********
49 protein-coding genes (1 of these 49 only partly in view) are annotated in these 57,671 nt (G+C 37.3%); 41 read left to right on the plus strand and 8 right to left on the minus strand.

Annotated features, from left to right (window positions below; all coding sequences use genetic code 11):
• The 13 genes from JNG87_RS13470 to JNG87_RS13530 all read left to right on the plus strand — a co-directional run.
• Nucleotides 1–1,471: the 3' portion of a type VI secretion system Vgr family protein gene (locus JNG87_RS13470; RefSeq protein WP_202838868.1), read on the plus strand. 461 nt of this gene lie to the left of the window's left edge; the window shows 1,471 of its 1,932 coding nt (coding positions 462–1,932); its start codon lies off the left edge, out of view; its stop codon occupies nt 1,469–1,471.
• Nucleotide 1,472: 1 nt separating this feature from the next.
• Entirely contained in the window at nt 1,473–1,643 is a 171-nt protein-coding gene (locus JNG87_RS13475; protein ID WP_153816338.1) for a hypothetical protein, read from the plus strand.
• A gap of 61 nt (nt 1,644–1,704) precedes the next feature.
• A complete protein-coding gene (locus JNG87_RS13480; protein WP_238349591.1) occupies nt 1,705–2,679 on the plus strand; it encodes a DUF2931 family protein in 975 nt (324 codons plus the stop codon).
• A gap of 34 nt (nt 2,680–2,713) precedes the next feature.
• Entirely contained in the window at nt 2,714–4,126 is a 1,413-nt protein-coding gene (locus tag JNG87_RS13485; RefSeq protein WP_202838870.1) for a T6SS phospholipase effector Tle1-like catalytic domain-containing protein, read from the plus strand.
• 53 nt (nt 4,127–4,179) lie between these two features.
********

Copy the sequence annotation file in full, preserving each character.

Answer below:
49 protein-coding genes (1 of these 49 only partly in view) are annotated in these 57,671 nt (G+C 37.3%); 41 read left to right on the plus strand and 8 right to left on the minus strand.

Annotated features, from left to right (window positions below; all coding sequences use genetic code 11):
• The 13 genes from JNG87_RS13470 to JNG87_RS13530 all read left to right on the plus strand — a co-directional run.
• Nucleotides 1–1,471: the 3' portion of a type VI secretion system Vgr family protein gene (locus JNG87_RS13470; RefSeq protein WP_202838868.1), read on the plus strand. 461 nt of this gene lie to the left of the window's left edge; the window shows 1,471 of its 1,932 coding nt (coding positions 462–1,932); its start codon lies off the left edge, out of view; its stop codon occupies nt 1,469–1,471.
• Nucleotide 1,472: 1 nt separating this feature from the next.
• Entirely contained in the window at nt 1,473–1,643 is a 171-nt protein-coding gene (locus JNG87_RS13475; protein ID WP_153816338.1) for a hypothetical protein, read from the plus strand.
• A gap of 61 nt (nt 1,644–1,704) precedes the next feature.
• A complete protein-coding gene (locus JNG87_RS13480; protein WP_238349591.1) occupies nt 1,705–2,679 on the plus strand; it encodes a DUF2931 family protein in 975 nt (324 codons plus the stop codon).
• A gap of 34 nt (nt 2,680–2,713) precedes the next feature.
• Entirely contained in the window at nt 2,714–4,126 is a 1,413-nt protein-coding gene (locus tag JNG87_RS13485; RefSeq protein WP_202838870.1) for a T6SS phospholipase effector Tle1-like catalytic domain-containing protein, read from the plus strand.
• 53 nt (nt 4,127–4,179) lie between these two features.